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April, 13 2010 |  Download PDF |  Share

China's Youth Meet Microsoft


KYE Factory in China Produces for Microsoft
And Other U.S. Companies

"We are like prisoners... We do not have a life, only work."

                                                                                    -Teenaged Microsoft Worker

 

PREFACE

by an anonymous Chinese labor rights activist and scholar

"The idea that ‘without sweatshops workers would starve to death' is a lie that corporate bosses use to cover their guilt."

China does not have unions in the real sense of the word.  Therefore, workers do not have enough power to bargain with private companies or state-owned enterprises to secure the wages they require to satisfy their basic needs.  Corporations and government have monopolized the right to distribute wealth as they see fit.  Workers can only sit and politely wait for corporate bosses and government bureaucrats to bestow them with the things they need.  Under this model, China's economic development has failed to benefit all the people in China.  The riches flow to the corporate heads, shareholders and the ruling party, which has resulted in a shocking daily increase in the gap between the rich and poor, creating enormous and destructive social divisions.

A world without unions will never have fair distribution of wealth.  The idea that "without sweatshops, workers will starve to death" is a lie that corporations use to cover their guilt.  Workers will only receive fairness, justice and happiness when there is a worldwide anti-sweatshop movement, and where workers in every country have the right to freely organize a union and to bargain collectively with corporations.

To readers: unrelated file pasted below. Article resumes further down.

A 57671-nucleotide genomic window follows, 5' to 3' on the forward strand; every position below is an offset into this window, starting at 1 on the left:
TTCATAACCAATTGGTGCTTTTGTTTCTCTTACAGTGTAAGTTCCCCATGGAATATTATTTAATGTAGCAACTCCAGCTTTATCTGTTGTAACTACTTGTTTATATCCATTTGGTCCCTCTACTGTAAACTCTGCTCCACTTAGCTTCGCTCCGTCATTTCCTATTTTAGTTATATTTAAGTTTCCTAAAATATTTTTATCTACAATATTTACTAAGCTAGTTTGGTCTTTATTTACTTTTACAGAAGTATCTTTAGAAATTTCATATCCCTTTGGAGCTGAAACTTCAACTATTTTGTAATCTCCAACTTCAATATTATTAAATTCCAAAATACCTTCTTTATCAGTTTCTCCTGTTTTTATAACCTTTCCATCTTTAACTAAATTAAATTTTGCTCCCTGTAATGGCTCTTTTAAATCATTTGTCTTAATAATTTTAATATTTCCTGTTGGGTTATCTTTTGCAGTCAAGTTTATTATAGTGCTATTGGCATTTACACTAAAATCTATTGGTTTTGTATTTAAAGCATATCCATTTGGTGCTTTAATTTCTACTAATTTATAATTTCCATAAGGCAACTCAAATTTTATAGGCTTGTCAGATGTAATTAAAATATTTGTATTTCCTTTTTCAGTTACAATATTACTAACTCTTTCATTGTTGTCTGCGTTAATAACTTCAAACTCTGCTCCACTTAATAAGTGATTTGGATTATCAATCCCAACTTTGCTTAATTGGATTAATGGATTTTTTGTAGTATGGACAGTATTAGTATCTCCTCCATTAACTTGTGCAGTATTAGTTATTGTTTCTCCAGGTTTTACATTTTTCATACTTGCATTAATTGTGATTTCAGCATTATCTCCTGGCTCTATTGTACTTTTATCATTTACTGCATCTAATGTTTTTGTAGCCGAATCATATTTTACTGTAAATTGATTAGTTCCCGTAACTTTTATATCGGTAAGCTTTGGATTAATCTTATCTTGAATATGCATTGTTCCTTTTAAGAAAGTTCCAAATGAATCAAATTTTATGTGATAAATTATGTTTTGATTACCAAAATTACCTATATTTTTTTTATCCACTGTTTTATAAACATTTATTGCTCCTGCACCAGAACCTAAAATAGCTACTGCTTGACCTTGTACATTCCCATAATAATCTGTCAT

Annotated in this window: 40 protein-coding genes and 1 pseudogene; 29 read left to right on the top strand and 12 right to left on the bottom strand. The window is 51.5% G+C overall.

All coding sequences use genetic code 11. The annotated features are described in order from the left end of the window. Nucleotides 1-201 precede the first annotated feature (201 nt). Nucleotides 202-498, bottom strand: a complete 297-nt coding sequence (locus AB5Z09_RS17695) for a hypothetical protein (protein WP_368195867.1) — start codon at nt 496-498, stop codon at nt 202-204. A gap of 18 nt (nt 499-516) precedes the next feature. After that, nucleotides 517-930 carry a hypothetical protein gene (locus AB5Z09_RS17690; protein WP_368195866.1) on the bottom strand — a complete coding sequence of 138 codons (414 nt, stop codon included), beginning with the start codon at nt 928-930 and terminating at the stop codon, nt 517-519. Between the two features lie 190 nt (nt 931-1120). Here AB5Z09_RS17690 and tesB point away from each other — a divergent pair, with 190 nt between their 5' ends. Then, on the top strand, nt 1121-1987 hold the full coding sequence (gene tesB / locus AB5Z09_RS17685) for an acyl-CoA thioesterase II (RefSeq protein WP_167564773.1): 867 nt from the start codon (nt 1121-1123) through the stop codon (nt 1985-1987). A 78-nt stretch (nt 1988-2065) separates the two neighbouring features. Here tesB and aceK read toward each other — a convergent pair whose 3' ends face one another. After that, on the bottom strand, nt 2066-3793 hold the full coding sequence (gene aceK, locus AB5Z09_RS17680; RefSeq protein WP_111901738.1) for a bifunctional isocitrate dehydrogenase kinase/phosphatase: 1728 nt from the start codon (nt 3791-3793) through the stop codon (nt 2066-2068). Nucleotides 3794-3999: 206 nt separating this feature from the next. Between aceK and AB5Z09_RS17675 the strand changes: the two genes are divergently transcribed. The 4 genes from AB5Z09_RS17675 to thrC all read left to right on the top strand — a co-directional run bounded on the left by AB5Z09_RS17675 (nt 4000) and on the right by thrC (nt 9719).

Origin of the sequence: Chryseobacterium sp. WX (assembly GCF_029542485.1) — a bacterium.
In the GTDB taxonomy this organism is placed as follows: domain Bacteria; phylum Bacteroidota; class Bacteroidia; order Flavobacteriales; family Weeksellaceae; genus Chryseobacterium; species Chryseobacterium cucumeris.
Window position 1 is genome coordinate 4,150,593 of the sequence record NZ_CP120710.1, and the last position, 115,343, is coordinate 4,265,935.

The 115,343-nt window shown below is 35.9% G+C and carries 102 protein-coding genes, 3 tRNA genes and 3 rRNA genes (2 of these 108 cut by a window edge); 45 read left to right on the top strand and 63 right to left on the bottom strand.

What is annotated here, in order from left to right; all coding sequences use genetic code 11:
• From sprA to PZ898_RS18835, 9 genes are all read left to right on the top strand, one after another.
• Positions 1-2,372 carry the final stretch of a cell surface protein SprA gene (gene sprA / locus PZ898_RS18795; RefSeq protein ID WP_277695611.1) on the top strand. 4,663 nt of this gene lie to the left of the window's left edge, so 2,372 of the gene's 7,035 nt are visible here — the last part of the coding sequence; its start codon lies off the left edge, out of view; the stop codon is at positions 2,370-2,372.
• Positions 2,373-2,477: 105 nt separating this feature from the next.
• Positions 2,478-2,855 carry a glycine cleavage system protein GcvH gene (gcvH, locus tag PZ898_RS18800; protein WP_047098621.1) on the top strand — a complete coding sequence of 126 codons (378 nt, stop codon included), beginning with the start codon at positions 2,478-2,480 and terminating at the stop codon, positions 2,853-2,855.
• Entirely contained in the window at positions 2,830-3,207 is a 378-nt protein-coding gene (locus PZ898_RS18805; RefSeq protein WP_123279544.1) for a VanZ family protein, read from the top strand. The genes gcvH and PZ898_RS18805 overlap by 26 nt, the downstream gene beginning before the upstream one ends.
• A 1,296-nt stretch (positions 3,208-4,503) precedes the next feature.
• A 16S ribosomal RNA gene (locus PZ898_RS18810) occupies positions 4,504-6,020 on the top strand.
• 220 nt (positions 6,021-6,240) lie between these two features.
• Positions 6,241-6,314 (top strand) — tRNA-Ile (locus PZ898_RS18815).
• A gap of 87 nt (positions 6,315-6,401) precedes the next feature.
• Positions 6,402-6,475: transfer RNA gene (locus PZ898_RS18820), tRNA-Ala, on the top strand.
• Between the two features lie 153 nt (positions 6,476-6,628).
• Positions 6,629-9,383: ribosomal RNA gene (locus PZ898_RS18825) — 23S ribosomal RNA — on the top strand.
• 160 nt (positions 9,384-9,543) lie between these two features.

If there is even one corner of the world where the right to freely organize and collectively bargain is not guaranteed, then capital, like a serial criminal, will search out that place.  Justice can only be won when corporations are held legally accountable to respect the checks and balances of workers rights.

 

 

EXECUTIVE SUMMARY

China's Youth Meet Microsoft
KYE Factory in China Produces for Microsoft and other U.S. Companies

"We are like prisoners... We do not have a life. Only work."
-
Teenaged Microsoft Worker

  • Over the past three years, unprecedented photographs of exhausted teenaged workers, toiling and slumping asleep on their assembly line during break time, have been smuggled out of the KYE factory.
  • KYE recruits hundreds-even up to 1,000-"work study students" 16 and 17 years of age, who work 15-hour shifts, six and seven days a week.  In 2007 and 2008, dozens of the work study students were reported to be just 14 and 15 years old.  A typical shift is from 7:45 a.m. to 10:55 p.m.
  • Along with the work study students-most of whom stay at the factory three months, though some remain six months or longer-KYE prefers to hire women 18 to 25 years of age, since they are easier to discipline and control.
  • In 2007 and 2008, before the worldwide recession, workers were at the factory 97 hours a week while working 80 ½ hours.  In 2009, workers report being at the factory 83 hours a week, while working 68 hours.training
  • Workers are paid 65 cents an hour, which falls to a take-home wage of 52 cents after deductions for factory food.
  •  Workers are prohibited from talking, listening to music or using the bathroom during working hours.  As punishment, workers who make mistakes are made to clean the bathrooms.
  • Security guards sexually harass the young women.
  • Fourteen workers share each primitive dorm room, sleeping on narrow double-level bunk beds.  To "shower," workers fetch hot water in a small plastic bucket to take a sponge bath.  Workers describe factory food as awful.
  •  Not only are the hours long, but the work pace is grueling as workers race frantically to complete their mandatory goal of 2,000 Microsoft mice per shift.  During the long summer months when factory temperatures routinely reach 86 degrees, workers are drenched in sweat.
  •  There is no freedom of movement and workers can only leave the factory compound during regulated hours.
  • The workers have no rights, as every single labor law in China is violated.  Microsoft's and other companies' codes of conduct have zero impact. 

 

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